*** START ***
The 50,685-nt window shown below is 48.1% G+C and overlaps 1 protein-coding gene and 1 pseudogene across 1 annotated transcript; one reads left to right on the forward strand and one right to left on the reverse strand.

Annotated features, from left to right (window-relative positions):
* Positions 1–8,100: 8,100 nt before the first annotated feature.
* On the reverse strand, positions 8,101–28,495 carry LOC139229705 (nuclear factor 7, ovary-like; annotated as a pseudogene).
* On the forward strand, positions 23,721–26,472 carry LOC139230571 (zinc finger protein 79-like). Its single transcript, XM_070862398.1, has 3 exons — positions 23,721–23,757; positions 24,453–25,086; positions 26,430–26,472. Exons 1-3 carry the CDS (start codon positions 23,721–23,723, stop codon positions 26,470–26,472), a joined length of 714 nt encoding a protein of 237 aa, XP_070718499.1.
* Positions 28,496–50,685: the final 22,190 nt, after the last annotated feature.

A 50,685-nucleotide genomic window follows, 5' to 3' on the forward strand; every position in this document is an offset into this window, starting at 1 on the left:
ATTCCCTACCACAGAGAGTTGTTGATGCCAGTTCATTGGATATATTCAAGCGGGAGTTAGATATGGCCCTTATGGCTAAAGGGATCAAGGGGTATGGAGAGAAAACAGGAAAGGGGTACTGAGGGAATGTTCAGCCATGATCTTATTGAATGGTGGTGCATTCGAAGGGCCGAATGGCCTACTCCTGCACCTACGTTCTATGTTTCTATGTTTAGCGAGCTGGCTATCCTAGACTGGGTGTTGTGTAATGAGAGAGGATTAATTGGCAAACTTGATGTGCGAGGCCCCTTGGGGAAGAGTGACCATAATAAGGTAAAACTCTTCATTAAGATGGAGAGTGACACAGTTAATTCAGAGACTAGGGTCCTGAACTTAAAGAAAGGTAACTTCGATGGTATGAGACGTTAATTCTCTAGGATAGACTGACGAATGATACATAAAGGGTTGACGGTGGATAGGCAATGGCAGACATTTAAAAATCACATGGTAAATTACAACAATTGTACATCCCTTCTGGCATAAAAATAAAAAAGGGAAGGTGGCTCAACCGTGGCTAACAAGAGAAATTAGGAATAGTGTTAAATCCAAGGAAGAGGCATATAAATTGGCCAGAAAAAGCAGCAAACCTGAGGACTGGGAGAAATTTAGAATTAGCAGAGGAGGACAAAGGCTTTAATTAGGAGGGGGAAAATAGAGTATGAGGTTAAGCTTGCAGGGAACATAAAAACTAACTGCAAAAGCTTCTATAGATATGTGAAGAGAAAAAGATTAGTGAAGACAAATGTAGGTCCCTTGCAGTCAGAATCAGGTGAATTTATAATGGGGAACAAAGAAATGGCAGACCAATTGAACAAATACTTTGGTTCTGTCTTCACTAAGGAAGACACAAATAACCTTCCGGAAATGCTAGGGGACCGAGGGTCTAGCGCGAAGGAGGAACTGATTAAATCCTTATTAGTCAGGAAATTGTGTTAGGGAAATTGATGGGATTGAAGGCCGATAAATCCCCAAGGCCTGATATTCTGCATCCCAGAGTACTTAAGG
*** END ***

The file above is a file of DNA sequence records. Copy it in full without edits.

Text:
The 50,685-nt window shown below is 48.1% G+C and overlaps 1 protein-coding gene and 1 pseudogene across 1 annotated transcript; one reads left to right on the forward strand and one right to left on the reverse strand.

Annotated features, from left to right (window-relative positions):
* Positions 1–8,100: 8,100 nt before the first annotated feature.
* On the reverse strand, positions 8,101–28,495 carry LOC139229705 (nuclear factor 7, ovary-like; annotated as a pseudogene).
* On the forward strand, positions 23,721–26,472 carry LOC139230571 (zinc finger protein 79-like). Its single transcript, XM_070862398.1, has 3 exons — positions 23,721–23,757; positions 24,453–25,086; positions 26,430–26,472. Exons 1-3 carry the CDS (start codon positions 23,721–23,723, stop codon positions 26,470–26,472), a joined length of 714 nt encoding a protein of 237 aa, XP_070718499.1.
* Positions 28,496–50,685: the final 22,190 nt, after the last annotated feature.

A 50,685-nucleotide genomic window follows, 5' to 3' on the forward strand; every position in this document is an offset into this window, starting at 1 on the left:
ATTCCCTACCACAGAGAGTTGTTGATGCCAGTTCATTGGATATATTCAAGCGGGAGTTAGATATGGCCCTTATGGCTAAAGGGATCAAGGGGTATGGAGAGAAAACAGGAAAGGGGTACTGAGGGAATGTTCAGCCATGATCTTATTGAATGGTGGTGCATTCGAAGGGCCGAATGGCCTACTCCTGCACCTACGTTCTATGTTTCTATGTTTAGCGAGCTGGCTATCCTAGACTGGGTGTTGTGTAATGAGAGAGGATTAATTGGCAAACTTGATGTGCGAGGCCCCTTGGGGAAGAGTGACCATAATAAGGTAAAACTCTTCATTAAGATGGAGAGTGACACAGTTAATTCAGAGACTAGGGTCCTGAACTTAAAGAAAGGTAACTTCGATGGTATGAGACGTTAATTCTCTAGGATAGACTGACGAATGATACATAAAGGGTTGACGGTGGATAGGCAATGGCAGACATTTAAAAATCACATGGTAAATTACAACAATTGTACATCCCTTCTGGCATAAAAATAAAAAAGGGAAGGTGGCTCAACCGTGGCTAACAAGAGAAATTAGGAATAGTGTTAAATCCAAGGAAGAGGCATATAAATTGGCCAGAAAAAGCAGCAAACCTGAGGACTGGGAGAAATTTAGAATTAGCAGAGGAGGACAAAGGCTTTAATTAGGAGGGGGAAAATAGAGTATGAGGTTAAGCTTGCAGGGAACATAAAAACTAACTGCAAAAGCTTCTATAGATATGTGAAGAGAAAAAGATTAGTGAAGACAAATGTAGGTCCCTTGCAGTCAGAATCAGGTGAATTTATAATGGGGAACAAAGAAATGGCAGACCAATTGAACAAATACTTTGGTTCTGTCTTCACTAAGGAAGACACAAATAACCTTCCGGAAATGCTAGGGGACCGAGGGTCTAGCGCGAAGGAGGAACTGATTAAATCCTTATTAGTCAGGAAATTGTGTTAGGGAAATTGATGGGATTGAAGGCCGATAAATCCCCAAGGCCTGATATTCTGCATCCCAGAGTACTTAAGG